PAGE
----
Floor defines Equivalence Relation

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Let $x \in \R$ be a real number.

Let $\floor x$ denote the floor function of $x$.

Let $\RR$ be the relation defined on $\R$ such that:

$\forall x, y, \in \R: \tuple {x, y} \in \RR \iff \floor x = \floor y$

Then $\RR$ is an equivalence, and $\forall n \in \Z$, the $\RR$-class of $n$ is the half-open interval $\hointr n {n + 1}$.


Checking in turn each of the critera for equivalence:


$\forall x \in \R: \floor x = \floor x$

Thus the floor function is reflexive.



$\forall x, y \in \R: \floor x = \floor y \implies \floor y = \floor x$

Thus the floor function is symmetric.



Let $\floor x = \floor y$ and $\floor y = \floor z$.

Let $n = \floor x = \floor y = \floor z$, which follows from transitivity of $=$.

Thus from Real Number is Floor plus Differenceā€ˇ:

$x = n + t_x, y = n + t_y, z = n + t_z: t_x, t_y, t_z \in \hointr 0 1$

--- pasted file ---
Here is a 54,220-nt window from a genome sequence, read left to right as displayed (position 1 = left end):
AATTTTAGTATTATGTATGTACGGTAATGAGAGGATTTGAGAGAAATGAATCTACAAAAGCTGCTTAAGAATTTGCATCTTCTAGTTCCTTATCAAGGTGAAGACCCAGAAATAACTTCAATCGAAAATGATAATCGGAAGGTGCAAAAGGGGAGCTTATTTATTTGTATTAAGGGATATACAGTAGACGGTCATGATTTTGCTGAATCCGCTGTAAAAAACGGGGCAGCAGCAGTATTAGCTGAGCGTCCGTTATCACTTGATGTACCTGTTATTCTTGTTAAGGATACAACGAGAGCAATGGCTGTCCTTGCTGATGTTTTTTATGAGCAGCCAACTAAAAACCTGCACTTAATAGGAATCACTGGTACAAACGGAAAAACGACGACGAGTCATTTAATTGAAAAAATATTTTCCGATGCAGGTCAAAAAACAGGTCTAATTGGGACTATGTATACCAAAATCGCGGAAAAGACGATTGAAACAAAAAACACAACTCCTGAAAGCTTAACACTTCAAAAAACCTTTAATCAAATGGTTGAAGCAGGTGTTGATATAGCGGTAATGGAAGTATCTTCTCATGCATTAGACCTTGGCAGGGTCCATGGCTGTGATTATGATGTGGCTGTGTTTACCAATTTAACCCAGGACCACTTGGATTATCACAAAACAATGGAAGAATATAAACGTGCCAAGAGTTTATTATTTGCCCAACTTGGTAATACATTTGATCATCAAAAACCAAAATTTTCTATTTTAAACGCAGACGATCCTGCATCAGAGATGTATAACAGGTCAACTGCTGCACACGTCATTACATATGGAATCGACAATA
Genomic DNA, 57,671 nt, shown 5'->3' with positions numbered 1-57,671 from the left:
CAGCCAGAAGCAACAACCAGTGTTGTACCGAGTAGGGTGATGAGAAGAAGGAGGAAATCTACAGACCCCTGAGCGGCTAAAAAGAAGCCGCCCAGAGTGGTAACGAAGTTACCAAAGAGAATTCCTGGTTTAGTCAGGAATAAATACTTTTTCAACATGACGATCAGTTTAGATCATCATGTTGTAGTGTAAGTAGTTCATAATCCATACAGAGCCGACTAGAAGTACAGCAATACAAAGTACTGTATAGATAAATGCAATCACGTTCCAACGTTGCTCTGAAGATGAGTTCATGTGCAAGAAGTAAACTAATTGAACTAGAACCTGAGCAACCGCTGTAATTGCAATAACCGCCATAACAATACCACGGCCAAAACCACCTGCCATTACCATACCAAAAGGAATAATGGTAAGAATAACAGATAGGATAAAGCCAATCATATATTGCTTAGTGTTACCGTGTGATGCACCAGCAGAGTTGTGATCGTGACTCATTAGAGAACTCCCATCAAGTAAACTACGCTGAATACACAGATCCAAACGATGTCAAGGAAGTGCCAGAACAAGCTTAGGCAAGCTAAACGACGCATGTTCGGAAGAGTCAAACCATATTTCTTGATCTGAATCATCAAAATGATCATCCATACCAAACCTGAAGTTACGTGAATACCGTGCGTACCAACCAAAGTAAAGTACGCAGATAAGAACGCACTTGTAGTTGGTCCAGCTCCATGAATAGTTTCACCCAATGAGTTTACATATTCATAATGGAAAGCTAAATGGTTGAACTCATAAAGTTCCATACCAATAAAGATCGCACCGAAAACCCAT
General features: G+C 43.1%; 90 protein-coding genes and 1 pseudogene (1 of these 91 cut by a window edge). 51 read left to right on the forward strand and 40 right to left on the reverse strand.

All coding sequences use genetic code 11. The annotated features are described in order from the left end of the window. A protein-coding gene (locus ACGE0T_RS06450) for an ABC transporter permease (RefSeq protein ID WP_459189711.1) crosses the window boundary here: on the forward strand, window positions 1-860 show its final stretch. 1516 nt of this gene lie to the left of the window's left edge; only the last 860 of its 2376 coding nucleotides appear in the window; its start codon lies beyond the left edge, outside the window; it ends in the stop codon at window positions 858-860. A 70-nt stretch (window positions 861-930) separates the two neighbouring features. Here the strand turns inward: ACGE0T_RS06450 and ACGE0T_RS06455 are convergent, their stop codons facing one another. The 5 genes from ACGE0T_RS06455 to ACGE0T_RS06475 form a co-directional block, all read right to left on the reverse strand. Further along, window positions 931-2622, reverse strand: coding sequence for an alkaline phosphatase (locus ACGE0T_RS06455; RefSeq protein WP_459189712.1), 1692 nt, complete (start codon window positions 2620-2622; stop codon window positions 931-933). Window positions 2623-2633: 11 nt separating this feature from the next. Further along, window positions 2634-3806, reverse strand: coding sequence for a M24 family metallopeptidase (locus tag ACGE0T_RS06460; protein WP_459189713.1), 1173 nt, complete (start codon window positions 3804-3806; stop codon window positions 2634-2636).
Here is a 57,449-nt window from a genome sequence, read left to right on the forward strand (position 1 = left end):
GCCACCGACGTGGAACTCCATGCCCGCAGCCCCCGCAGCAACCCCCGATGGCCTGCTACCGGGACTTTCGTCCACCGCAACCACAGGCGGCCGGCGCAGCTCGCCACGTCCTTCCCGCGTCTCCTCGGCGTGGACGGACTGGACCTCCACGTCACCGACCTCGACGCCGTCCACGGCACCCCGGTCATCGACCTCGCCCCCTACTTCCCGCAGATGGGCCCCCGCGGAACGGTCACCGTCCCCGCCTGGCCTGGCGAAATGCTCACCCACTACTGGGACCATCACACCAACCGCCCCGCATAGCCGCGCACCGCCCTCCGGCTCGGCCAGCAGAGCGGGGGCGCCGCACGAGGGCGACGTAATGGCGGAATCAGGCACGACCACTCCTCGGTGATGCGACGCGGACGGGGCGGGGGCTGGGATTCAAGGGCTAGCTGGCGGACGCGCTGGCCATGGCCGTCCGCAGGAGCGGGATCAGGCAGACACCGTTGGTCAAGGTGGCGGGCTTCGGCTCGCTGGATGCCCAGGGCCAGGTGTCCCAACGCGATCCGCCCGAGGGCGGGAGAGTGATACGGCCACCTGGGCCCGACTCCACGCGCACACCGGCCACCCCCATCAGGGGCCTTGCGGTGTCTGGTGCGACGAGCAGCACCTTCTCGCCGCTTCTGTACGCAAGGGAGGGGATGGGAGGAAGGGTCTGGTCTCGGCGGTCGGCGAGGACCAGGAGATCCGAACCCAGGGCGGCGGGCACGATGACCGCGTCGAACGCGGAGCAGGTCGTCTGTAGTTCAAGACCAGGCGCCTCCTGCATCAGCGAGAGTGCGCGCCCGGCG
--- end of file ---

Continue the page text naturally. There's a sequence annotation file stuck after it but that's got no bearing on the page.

$x = n + t_x, z = n + t_z$


$\floor x = \floor z$

Thus the floor function is transitive.


Thus we have shown that $\RR$ is an equivalence relation.


Now we show that the $\RR$-class of $n$ is the interval $\hointr n {n + 1}$.

Defining $\RR$ as above, with $n \in \Z$:

\(\ds x\) \(\in\) \(\ds \eqclass n \RR\)
\(\ds \leadsto \ \ \) \(\ds \floor x\) \(=\) \(\ds \floor n\)
\(\ds \) \(=\) \(\ds n\)
\(\ds \leadsto \ \ \) \(\ds \exists t \in \hointr 0 1: x\) \(=\) \(\ds n + t\)
\(\ds \leadsto \ \ \) \(\ds x\) \(\in\) \(\ds \hointr n {n + 1}\)


Also see